Objectives Compared with sighted individuals, people with visual impairment have a higher prevalence of chronic conditions and lower levels of physical activity. This review aims to systematically review physical activity interventions for those with a visual impairment and to assess their effectiveness.
Design A systematic review of articles reporting physical activity interventions in visually impaired individuals was conducted. Medline, EMBASE, The Cochrane Library, Cumulative Index to Nursing and Allied Health Literature, SPORTDiscus and the Physiotherapy Evidence Database were searched in August 2018. Meta-analyses were conducted on randomised controlled trials with the same outcome measure.
Setting Most interventions were conducted in a group setting, with some including an at-home, self-directed component.
Participants Following identification of a recent systematic review of physical activity interventions in children, our review focused on adults aged 18 years and older with a visual impairment.
Primary and secondary outcome measures Outcomes included measures of balance, mobility, mental well-being (eg, quality of life), number of falls, muscle strength, flexibility and gait.
Results Eighteen papers from 17 studies met inclusion criteria. Physical activity components include falls prevention and/or balance-based activities, walking, tai chi, Alexander Technique, Yoga, dance, aerobics and core stability training. Significant results in favour of the intervention were reported most commonly in measures of functional capacity (9/17 studies) and in falls/balance-related outcomes (7/13 studies). The studies identified were generally small and diverse in study design, and risk of bias was high across several categories for most studies. Meta-analyses indicated non-significant effects of the included interventions on the Timed Up and Go, Chair Sit Test and Berg Balance Scale.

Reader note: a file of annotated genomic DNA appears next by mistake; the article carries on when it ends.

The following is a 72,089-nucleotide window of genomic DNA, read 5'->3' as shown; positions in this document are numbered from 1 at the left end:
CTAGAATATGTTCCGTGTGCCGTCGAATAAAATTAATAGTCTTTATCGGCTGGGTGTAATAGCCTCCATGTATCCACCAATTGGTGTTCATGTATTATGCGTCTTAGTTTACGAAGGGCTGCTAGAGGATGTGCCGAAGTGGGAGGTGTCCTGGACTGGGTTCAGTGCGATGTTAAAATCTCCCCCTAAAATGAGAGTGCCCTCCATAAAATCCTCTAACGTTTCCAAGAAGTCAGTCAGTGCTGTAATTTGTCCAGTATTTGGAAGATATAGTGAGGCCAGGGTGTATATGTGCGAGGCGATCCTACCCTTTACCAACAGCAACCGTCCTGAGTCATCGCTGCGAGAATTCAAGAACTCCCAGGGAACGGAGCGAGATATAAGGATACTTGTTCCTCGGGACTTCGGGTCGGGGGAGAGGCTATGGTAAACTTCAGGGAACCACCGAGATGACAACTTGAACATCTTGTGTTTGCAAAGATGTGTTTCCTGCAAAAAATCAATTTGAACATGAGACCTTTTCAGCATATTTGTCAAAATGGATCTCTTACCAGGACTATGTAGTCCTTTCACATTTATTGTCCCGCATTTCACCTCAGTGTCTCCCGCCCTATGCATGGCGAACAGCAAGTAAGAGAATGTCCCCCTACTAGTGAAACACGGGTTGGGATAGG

Conclusions Physical activity interventions in individuals with visual impairment incorporating activities such as tai chi, Yoga and dance can have positive results, particularly in physical measures such as mobility and balance. However, when performing a meta-analysis of randomised controlled trials, the evidence for effectiveness is less clear. More studies with larger sample sizes, stronger designs and longer follow-up periods are needed.